[00:45:29] Which is it was branded tree surgery for the the London brand, whereas much like Pimlico Plumbers did that for Up-Market London, that’s really where we’re going. We had contracts with Wembley Stadium and other aristocrats in the area, so but I realised how dangerous it was. The idea actually did work very well but it was a hell of a danger. So I decided to get out of that and on it goes. There’s a number of different things. I did an advertising agency, a PR company, some other things, and they were unfulfilling for me. I think for the people I was working with, it worked quite well and I’m very happy to that. But for me it wasn’t, quite frankly, I wasn’t a significant in what I was doing as the experiences that I’d enjoyed within the dentistry world. And and I really yearned for that without even realising it.

[00:46:25] Over the years, Ken Phelps’s had some stick over awards. Sometimes, I don’t know. You’re probably not part of the Facebook groups that I’m reading where these things come up, but I’m sure someone’s pointed it out to you where people worry about what’s it? What is it? They were, they weren’t. They worry about who says this practise is the most innovative practise or that that whole thing that people worry about with awards.

[00:46:53] Yeah, well, there’s a lot of Chinese whispers and talking in the corridors about it, and I understand that they really understand it just out of interest. The idea came from the media industry where FMC has been a regulator as well. We’ve entered the awards. We believe in the notion of being judged by our peers and and it’s a great feeling and uplifting for an enthusiastic business to get that accolade. And so we believe in the notion of it. So I introduce it to the industry because of that. And I knew the impact it could have on someone with, with, with a mentality to, to want to be appreciated, if you like, and to learn. And I realised also when we entered the Media Industry Awards that when you have to look at the entry forms and actually put down what you have actually achieved and what your standards are, then it does. Sometimes it’s quite an illustrative experience experiment where you think.

[00:48:03] Holds a mirror up to you, doesn’t.

[00:48:04] He? Yeah, that’s a great way of saying it. Payman You think we’re not as good in that as I thought we were? We need to try a bit harder to. I believe the process is one that benefits whoever does it, and I don’t care how good people are. If you really are looking holding the mirror up to your face and really examining the creases and cracks in your face, you might take some more action and maybe stay out of the sun a little bit more. But the you know, you learn from from the experience then then I mean, as you say, I hardly do any social media, I’m glad to say. But the I do hear time to time and people are entitled to their opinions. It’s absolutely fine. I go to these occasions, not always, but usually I go to the awards nights, the ecstasy on people’s faces and the practise enjoyment that they get. It’s just lovely to be part of and people enjoying their work and they’re their colleagues and enjoying the success that they feel they’re getting is lovely to be part of. And I feel quite. Listening for them, then I know the process as well. It’s where the zealots for making sure the process is above board. Several times. I mean, many, many times, to be honest. I’ve heard people saying if you don’t buy a table, you don’t win, and all that sort of stuff.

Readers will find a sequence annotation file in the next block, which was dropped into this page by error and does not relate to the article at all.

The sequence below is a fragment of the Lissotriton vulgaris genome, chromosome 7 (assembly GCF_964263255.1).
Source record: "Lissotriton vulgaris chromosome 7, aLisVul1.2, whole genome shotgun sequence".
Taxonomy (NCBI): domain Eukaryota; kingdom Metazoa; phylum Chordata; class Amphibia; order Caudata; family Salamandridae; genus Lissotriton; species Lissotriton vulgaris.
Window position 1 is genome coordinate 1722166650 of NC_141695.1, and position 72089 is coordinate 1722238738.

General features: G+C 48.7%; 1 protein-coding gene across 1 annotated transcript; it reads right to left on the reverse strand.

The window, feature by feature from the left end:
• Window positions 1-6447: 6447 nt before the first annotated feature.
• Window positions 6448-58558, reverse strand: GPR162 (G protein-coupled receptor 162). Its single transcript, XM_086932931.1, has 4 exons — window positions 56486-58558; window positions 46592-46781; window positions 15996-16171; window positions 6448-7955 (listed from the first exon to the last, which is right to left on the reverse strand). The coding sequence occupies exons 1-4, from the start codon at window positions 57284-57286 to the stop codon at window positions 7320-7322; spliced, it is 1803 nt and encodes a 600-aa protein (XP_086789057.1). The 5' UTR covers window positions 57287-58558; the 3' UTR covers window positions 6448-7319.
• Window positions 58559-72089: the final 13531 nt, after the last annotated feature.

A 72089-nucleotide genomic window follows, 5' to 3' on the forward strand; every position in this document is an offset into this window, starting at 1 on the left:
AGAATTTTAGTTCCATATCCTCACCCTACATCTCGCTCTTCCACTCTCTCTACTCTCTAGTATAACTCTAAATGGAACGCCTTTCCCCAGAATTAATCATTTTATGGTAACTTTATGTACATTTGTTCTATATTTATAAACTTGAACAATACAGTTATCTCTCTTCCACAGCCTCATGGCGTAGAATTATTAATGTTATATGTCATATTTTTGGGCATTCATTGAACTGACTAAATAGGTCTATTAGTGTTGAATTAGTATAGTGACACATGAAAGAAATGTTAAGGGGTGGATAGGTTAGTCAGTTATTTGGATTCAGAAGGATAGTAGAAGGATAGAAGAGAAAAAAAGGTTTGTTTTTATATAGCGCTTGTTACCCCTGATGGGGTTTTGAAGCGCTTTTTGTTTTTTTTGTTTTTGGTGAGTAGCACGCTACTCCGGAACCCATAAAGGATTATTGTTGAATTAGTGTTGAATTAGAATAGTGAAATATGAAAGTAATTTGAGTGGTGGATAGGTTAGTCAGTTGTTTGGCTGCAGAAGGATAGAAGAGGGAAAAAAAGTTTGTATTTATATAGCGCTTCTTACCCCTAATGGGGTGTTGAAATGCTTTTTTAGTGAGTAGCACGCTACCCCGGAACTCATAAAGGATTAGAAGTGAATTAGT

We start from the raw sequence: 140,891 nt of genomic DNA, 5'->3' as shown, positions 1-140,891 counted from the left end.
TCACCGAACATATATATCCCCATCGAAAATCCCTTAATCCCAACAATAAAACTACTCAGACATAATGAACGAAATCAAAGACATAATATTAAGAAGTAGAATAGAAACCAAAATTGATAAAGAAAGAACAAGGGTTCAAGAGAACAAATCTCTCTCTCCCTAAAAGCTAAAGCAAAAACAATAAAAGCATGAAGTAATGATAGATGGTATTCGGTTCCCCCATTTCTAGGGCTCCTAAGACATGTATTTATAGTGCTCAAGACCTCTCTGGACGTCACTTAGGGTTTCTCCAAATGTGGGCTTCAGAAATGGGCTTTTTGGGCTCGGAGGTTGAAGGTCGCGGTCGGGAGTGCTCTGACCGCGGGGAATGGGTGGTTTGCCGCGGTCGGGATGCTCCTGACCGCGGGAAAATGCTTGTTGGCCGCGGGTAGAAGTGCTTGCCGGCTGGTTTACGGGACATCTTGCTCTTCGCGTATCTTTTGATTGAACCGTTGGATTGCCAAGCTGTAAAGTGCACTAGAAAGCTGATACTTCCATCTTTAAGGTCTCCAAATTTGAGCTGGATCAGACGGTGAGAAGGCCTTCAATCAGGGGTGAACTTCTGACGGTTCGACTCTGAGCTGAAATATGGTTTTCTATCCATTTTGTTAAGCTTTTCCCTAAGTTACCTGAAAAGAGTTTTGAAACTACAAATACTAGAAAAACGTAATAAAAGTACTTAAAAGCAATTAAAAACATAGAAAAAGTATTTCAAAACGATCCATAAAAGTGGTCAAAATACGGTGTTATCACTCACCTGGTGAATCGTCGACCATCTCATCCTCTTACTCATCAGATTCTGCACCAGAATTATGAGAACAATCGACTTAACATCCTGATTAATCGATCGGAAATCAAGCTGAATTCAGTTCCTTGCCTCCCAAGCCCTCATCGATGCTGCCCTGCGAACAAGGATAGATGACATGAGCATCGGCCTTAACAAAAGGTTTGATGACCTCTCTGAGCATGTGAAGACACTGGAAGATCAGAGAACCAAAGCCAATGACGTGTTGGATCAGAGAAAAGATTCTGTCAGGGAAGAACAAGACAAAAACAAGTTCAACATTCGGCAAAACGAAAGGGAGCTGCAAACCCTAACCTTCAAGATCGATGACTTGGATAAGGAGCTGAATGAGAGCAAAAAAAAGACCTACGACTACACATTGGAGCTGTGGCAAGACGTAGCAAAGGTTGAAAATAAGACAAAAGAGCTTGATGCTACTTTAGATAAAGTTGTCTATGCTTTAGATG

[00:49:32] And where does that come from? Well, I mean.

[00:49:34] But I think it’s just a misunderstanding. I mean, people just guessing that’s the case. And maybe a few people quite enjoy putting us down and stuck sticking that into the mix. And I’ve certainly seen that on LinkedIn and other things where people, some of whom have got a significant amount of influence, will see those sorts of things to try and do us down or get some sort of competitive advantage. They think it’s a shame though, because we don’t do that. And if anybody, for example, was to turn up to the private industry awards judging day, when something like 38 different luminaries from the sector are there poring through for hours on end the different submissions they’ve received, and if there’s any conflict of interest, they have to eliminate themselves and so on and so forth. It’s a it’s a tough process to do these things. And at the end of the day, Payman, you know, does the practise is it definitely the most innovative practise in Britain? Probably not. However, it will have tried hard and it will have innovated and it will have have progressed itself. And therefore, if they’re getting a positive reaction for that, I think is a great thing. There’s really no no harm done by it. And.